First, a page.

• Trial of labour after caesarean section and the risk of neonatal and infant death: a nationwide cohort study.

      O'Neill, Sinéad M; Agerbo, Esben; Khashan, Ali S; Kearney, Patricia M; Henriksen, Tine Brink; Greene, Richard A; Kenny, Louise C (BMC Pregnancy and Childbirth, 2017-02-27)
      Caesarean section (CS) rates are increasing worldwide and as a result repeat CS is common. The optimal mode of delivery in women with one previous CS is widely debated and the risks to the infant are understudied. The aim of the current study was to evaluate if women with a trial of labour after caesarean (TOLAC) had an increased odds of neonatal and infant death compared to women with an elective repeat CS (ERCS).
    • Undiagnosed coeliac disease in a father does not influence birthweight and preterm birth.

      Khashan, Ali S; Kenny, Louise C; McNamee, Roseanne; Mortensen, Preben B; Pedersen, Marianne G; McCarthy, Fergus P; Henriksen, Tine B; Anu Research Centre, Department of Obstetrics and Gynaecology, University College, Cork, Cork University Maternity Hospital, Ireland. a.khashan@ucc.ie (2012-01-31)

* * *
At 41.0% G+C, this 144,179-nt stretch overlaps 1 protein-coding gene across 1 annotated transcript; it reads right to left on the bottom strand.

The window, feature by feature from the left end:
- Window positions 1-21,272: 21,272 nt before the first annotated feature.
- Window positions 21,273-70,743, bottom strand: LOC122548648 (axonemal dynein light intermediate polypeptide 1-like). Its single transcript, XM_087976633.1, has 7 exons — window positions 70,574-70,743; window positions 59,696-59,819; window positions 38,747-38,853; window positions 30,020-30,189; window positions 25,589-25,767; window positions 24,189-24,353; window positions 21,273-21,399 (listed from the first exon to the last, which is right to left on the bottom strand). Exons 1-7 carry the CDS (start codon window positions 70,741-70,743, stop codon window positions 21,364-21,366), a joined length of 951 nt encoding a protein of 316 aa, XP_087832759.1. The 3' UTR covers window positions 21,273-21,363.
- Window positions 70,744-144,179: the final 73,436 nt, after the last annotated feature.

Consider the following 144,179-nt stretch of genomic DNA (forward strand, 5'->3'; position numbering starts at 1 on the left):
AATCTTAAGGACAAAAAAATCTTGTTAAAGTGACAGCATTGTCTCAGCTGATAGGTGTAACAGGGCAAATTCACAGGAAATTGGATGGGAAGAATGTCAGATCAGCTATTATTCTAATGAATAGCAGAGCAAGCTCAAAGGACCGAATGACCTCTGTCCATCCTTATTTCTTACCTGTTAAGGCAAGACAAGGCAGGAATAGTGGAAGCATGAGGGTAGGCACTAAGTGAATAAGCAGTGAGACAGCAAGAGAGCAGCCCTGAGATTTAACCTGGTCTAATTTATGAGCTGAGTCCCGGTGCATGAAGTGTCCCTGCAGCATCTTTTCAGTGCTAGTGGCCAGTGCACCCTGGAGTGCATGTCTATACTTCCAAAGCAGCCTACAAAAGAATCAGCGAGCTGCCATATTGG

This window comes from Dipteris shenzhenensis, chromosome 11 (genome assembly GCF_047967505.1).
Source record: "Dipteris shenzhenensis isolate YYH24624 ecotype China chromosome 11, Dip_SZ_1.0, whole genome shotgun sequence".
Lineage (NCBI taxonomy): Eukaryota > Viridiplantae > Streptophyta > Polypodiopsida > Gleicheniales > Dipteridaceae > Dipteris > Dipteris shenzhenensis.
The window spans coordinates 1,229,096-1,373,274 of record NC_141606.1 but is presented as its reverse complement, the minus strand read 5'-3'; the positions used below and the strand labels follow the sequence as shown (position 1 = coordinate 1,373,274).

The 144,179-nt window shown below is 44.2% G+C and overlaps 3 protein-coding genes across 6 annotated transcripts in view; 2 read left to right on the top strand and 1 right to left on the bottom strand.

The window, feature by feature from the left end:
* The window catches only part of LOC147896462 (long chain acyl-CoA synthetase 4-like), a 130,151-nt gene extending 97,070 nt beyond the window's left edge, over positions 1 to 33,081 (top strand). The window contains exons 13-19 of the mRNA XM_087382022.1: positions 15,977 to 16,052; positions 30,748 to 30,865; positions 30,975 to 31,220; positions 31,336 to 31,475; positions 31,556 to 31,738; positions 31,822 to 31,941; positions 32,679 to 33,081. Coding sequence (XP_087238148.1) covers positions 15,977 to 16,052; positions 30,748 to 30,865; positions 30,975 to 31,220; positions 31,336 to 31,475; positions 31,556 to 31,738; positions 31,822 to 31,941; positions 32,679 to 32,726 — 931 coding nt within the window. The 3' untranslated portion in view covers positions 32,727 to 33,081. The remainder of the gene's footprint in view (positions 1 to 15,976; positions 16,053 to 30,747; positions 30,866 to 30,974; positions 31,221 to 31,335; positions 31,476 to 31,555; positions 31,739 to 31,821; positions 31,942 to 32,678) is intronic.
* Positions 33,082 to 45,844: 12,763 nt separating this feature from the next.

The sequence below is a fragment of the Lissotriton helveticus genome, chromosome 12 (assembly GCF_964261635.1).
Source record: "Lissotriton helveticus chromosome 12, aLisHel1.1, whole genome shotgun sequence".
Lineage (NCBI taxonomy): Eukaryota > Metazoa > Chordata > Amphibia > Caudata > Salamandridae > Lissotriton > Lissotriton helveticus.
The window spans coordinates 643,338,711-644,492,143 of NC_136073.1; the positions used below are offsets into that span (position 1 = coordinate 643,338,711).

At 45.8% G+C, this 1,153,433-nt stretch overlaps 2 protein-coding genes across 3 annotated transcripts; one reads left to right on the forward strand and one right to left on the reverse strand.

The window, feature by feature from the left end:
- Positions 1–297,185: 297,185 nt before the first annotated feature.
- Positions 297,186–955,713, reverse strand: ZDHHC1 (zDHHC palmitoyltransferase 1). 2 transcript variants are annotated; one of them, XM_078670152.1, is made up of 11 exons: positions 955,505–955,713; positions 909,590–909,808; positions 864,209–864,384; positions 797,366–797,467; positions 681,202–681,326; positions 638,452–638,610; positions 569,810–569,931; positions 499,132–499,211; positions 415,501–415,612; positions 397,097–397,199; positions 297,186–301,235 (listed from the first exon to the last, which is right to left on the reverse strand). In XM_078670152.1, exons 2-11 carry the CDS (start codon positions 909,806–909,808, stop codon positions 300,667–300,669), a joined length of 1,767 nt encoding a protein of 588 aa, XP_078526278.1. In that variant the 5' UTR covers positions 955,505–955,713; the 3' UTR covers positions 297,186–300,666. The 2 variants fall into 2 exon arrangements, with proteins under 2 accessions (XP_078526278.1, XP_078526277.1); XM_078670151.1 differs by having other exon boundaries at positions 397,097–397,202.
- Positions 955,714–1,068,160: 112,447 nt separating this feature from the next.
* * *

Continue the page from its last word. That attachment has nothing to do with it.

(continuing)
There is conflicting evidence regarding the effect of coeliac disease (CD) in the father on birthweight and preterm birth. We investigated the association between paternal CD and birthweight and preterm birth. Medical records of all singleton live-born children in Denmark between 1 January 1979 and 31 December 2004 were linked to information about parents' diseases. Fathers who were diagnosed with CD were then identified. Fathers with CD were considered treated if they were diagnosed before pregnancy and untreated if they were diagnosed after the date of conception. The outcome measures were: birthweight, small-for-gestational age (birthweight<10th centile for gestational age) and preterm birth (<37 weeks). We compared the offspring of men without CD (n = 1 472 352) and offspring of those with CD [untreated (n = 138) and treated (n = 473)]. There was no significant association between untreated CD in the father and birthweight (adjusted mean difference = -3 g; [95% CI -46, 40]) or preterm birth (adjusted odds ratio (OR) = 0.86, [95% CI 0.53, 1.37]) (compared with no CD). There was some evidence for an association between treated paternal CD and birthweight (adjusted mean difference = -81 g; [95% CI -161, -3]), but not preterm birth (adjusted OR = 1.76, [95% CI 0.95, 3.26]). Untreated paternal CD was not associated with an increased risk of reduced birthweight, or of preterm birth. There was some evidence that diagnosis and presumed treatment of paternal CD with a gluten-free diet is associated with reduced birthweight.